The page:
CMS is the very backbone of a content marketing campaign. The thing is that no business can do a proper marketing campaign without a good CMS set in place. It may not seem like it to the naked eye, but there’s a whole lot going on behind the actual content that the user sees.
As an e-commerce business, you need a great marketing campaign and everyone knows that there is no marketing campaign without solid, carefully thought-out content. To achieve this, you’re going to need to find the best CMS for e-commerce.
It’s All About the End-User
If you were to ask a marketing professional what’s the most important thing about advertising a business, they’d most likely say “content, content, content.” Well, they wouldn’t be wrong, really. Content truly is one of the most important parts (if not the most important part) of running a campaign.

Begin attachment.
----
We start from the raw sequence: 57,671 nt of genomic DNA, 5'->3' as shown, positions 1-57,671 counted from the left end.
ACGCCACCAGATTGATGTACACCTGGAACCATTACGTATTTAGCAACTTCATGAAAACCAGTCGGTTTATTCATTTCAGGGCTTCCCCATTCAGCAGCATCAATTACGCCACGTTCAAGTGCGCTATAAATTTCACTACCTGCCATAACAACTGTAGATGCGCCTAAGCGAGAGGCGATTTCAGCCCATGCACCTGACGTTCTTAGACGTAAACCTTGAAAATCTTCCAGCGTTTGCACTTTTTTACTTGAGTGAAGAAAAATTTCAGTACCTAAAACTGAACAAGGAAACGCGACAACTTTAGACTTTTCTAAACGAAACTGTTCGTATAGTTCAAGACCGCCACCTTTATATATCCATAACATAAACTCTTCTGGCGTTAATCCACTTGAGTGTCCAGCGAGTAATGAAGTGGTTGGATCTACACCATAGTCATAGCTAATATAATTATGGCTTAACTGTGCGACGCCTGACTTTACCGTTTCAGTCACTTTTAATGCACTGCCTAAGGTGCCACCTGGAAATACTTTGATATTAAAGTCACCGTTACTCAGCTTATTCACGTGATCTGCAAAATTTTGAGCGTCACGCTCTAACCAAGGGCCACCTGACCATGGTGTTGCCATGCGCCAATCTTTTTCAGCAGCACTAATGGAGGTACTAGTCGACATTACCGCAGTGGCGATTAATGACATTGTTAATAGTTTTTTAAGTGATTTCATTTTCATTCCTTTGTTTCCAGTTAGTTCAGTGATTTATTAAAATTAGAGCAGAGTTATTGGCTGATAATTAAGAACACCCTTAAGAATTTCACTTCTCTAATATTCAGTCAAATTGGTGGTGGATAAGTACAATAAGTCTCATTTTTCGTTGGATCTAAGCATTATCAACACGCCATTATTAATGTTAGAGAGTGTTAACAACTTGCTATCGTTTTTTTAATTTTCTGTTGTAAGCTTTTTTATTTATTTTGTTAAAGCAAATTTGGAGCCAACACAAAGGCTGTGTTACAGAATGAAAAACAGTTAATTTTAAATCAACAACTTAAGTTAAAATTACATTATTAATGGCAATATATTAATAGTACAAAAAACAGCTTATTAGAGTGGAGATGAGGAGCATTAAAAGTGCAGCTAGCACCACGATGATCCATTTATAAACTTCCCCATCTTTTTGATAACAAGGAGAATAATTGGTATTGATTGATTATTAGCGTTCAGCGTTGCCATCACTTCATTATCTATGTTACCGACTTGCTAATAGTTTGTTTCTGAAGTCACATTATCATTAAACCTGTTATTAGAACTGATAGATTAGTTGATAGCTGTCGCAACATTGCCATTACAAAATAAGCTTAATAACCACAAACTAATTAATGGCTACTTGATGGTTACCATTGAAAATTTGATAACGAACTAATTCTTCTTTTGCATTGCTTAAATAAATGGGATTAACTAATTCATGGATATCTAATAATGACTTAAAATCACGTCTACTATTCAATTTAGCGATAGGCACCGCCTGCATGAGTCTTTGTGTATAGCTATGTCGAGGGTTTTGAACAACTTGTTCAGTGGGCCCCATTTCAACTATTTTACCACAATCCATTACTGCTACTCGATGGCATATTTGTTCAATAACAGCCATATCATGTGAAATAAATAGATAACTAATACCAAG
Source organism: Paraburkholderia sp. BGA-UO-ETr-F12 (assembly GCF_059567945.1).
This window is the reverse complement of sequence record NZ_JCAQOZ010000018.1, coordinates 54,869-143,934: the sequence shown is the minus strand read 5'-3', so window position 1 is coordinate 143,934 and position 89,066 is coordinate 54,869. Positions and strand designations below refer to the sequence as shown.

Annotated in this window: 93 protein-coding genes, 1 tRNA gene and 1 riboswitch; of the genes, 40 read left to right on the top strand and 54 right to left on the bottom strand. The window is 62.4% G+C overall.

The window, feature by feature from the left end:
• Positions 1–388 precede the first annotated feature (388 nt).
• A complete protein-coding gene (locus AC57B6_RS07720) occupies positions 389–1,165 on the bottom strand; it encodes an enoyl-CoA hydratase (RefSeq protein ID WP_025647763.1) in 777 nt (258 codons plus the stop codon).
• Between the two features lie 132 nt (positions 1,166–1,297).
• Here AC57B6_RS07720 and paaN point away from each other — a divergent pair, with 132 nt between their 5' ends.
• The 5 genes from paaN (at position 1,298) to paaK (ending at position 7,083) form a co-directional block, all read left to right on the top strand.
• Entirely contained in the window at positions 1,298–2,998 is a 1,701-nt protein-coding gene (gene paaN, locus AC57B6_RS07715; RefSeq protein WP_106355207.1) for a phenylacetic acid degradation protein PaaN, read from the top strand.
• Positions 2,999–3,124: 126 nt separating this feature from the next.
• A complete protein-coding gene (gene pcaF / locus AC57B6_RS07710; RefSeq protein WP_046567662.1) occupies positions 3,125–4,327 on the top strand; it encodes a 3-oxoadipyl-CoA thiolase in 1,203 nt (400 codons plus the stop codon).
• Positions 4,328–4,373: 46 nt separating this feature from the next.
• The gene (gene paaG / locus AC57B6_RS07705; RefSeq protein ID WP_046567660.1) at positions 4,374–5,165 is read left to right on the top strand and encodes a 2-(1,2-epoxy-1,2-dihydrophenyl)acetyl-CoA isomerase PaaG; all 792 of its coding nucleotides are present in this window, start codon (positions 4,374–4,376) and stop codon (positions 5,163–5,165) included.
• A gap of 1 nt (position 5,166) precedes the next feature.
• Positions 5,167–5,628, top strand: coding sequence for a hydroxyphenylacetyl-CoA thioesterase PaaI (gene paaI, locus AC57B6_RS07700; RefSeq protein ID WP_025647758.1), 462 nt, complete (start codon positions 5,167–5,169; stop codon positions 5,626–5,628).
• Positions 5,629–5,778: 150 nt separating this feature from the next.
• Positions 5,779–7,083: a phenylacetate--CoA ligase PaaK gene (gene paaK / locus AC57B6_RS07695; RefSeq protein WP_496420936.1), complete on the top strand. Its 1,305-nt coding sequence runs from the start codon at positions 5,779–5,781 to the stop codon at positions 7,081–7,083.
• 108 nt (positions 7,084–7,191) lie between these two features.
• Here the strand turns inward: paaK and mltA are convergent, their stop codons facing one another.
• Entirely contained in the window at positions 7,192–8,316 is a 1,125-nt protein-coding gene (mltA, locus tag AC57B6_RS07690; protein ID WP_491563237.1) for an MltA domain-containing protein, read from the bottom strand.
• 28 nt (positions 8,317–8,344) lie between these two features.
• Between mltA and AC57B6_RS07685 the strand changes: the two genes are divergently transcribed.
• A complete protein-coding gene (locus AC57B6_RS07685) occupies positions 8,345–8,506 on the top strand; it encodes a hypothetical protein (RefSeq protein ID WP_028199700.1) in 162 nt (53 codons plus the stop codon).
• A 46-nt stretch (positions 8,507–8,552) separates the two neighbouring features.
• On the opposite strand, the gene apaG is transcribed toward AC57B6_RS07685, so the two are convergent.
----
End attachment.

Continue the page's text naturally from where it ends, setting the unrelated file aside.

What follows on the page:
So, if you have great content that should be it, right? Not quite. Of course, interesting, engaging, and visually appropriate content is still a must if you don’t want people scrolling past your posts, but it isn’t enough. The reason here is simple – if you don’t set up a proper CMS to display and manage the content properly, it won’t do much good.
In content marketing, it is all about the end users – your target group – and you want to occupy their attention and their social media feeds with your content. An ideal content management system will achieve the latter, but it’s not as simple as it sounds.
The Best CMS for E-Commerce